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The Great American Drama

Theatre Review by Matthew Murray - January 22, 2017

Dan McCoy, Connor Sampson, Nicole Hill,
and Katy-May Hudson
Photo by Hunter Canning

"Democracy," quipped H.L. Mencken, "is the theory that the common people know what they want, and deserve to get it good and hard." To hear many in the United States tell it, in the wake of both the election in November and the inauguration of President Trump earlier this week, it's still a concern on everyone's mind. So it's not difficult to understand the philosophy behind The Great American Drama, the new piece created by Connor Sampson and the New York Neo-Futurists that just opened at the Jeffrey and Paula Gural Theatre at A.R.T. New York Theatres: Extend the power of creation (or a reasonably apportioned piece of it) of a show to those who may go see it, to examine whether it's possible to craft one ideal evening.

That the answer turns out to be no—at least for me and at this early juncture—only further links Sampson's work with the political system he's not-so-secretly critiquing. You may, however, argue whether the points of failure in this self-described "full-length Neo-Futuristic experiment" line up with those that exist in our own country: The places where The Great American Drama is weakest are those that most depart from the crazy premise of completely crowdsourced theatre and instead try to impose order on a naturally entropic whole.

The conceit is that the group (represented onstage by Sampson, Daniel McCoy, Katy-May Hudson, and Nicole Hill) wants to create the theatrical equivalent of the American Dream: employing hard work and unquenchable dreams to attain a state of live-performance perfection. To this end, they administer surveys on the company's website asking participants to rank the importance of elements such as acting, writing, direction, and design alongside methods of presentation (song and dance, live music, "cutting-edge") and emotional reactions (laughing, crying, being challenged), along with more open-ended appeals like "What is something you would pay to see happen on stage?" and "Please define success in one sentence—as you would for your own life."

What you see at every performance ostensibly reflects the full body of answers, tweaked and grown and evolved over everything that's come before, until the currently scheduled February 5 closing. This means that what you see will necessarily be different than what I saw on January 19. But I can't help but wonder much really changes from night to night. To start with, survey respondents' answers manifest themselves during the show via projections (by Ross Jernigan), most of which certainly cannot be created easily on the fly. (They're also dated, which lets you see how new almost all of them aren't.)

Beyond that, though, will the cast members ever scrap the Hamilton quasi-parody section (since, apparently, that's what people want to see more than anything else)? The stand-up comedy deconstruction? The time capsule sequence, consisting of a lengthy series of monologues hearkening back to September? A verse recounting—with puppets—of the Donald Trump-versus-Hillary Clinton contest? An elaborately silly-serious song called "Soul Bird," written by Andrew J. Hanley and performed with an impressive stab at sincerity by Hill? These scenes, and others like them, that make abundant use of props and dazzling lighting cues (the designer is Justin Cornell) would seem to be all but baked in to the experience.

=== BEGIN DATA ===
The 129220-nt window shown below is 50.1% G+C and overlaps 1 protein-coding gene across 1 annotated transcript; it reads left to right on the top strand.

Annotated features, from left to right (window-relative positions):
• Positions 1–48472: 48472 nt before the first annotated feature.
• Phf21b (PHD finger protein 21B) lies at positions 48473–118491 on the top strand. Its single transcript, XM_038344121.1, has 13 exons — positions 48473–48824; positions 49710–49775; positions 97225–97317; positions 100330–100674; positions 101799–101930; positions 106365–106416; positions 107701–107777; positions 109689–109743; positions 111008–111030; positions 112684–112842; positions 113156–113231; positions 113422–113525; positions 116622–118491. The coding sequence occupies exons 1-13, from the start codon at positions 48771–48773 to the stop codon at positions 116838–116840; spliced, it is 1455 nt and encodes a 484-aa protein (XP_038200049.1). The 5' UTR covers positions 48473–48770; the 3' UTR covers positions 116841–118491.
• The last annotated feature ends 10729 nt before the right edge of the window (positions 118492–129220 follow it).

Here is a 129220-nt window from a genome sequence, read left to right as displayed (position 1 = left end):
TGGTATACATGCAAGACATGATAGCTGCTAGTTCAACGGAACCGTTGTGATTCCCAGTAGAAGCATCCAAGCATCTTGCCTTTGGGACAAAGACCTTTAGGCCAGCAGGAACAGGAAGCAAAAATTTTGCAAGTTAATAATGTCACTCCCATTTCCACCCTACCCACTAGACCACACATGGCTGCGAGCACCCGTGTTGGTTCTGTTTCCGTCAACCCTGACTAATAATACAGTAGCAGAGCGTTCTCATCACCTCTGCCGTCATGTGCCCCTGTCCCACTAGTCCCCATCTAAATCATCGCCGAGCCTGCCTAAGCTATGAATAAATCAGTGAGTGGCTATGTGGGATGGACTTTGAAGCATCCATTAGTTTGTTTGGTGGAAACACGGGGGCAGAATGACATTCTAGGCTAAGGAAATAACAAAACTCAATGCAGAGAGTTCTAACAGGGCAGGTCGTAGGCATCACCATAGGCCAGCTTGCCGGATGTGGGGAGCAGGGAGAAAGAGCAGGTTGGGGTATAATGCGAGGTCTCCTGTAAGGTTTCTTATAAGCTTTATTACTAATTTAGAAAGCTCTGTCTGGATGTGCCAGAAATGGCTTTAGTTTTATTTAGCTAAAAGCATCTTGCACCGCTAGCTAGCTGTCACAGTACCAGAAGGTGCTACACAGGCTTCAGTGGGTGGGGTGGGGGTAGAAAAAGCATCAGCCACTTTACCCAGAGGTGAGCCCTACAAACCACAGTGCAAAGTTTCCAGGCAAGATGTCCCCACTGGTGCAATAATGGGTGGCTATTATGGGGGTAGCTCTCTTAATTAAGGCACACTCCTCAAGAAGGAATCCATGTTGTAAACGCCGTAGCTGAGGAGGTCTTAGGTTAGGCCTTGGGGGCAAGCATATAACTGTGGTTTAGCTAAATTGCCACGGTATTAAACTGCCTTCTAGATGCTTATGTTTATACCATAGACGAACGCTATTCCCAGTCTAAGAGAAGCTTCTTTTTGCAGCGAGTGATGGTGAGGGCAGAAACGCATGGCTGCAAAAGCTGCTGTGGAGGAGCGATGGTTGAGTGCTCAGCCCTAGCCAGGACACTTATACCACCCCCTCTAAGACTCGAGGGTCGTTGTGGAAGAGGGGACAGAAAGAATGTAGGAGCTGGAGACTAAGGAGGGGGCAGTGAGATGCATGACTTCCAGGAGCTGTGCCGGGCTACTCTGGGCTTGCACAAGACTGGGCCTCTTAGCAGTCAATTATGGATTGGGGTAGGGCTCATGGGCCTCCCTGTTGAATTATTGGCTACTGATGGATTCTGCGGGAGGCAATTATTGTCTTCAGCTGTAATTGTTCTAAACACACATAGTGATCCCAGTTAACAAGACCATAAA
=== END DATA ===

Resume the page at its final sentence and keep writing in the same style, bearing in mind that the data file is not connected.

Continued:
There are instances of audience interaction both direct (you can pay for an "immersive" ticket that entitles you to becoming a part of the show) and indirect (you're polled before entering the theater about what you want to see, and what you request may be delivered during a late "lightning round" scene), and it's at these moments that The Great American Drama feels most alive and the performers closest to connecting. Too much of the rest of the time, there's a crisply pressed artificial quality to the proceedings; everyone works so hard to make Sampson's point about personal industry that they neglect to merely live. If that's part of the message, too, it's not a particularly satisfying one.

The actors, all Neo-Futurist veterans, are dynamic, resourceful, and apparently tireless, equally adept with the comedy and tragedy that emerge, along with the more indefinable qualities in between. But they can't quite make it add up to anything. Whereas the troupe's best-known show, Too Much Light Makes the Baby Go Blind (recently restructured as The Neo Show), sports structure as its only consistency, this one sports consistency as its only structure. If that's required in order to get all the other stuff to work, maybe the enterprise was doomed from the get-go? And maybe it's not fixable? Or maybe, if the American Dream is an illusion, the concept's being broken is, in fact, really the whole point?

The good news is that you won't walk away from The Great American Drama without pondering many things about the theatre you consume, including that on the political stage, and how you consume it. The medium itself just needs a rethink. Maybe it will get one; in Neo-Futurist time, there's essentially an eternity between now and February 5. Just prepared for two things: first, to see yourself in the show in one way or another (we critics have already been warned that our appraisals are fair play for inclusion, too—yikes!), and second, to get what you've asked for good and hard.

The Great American Drama
Through February 5
A.R.T./NY Jeffrey and Paula Gural Theatre, 502 West 53rd Street
Tickets online and current Performance Schedule: OvationTix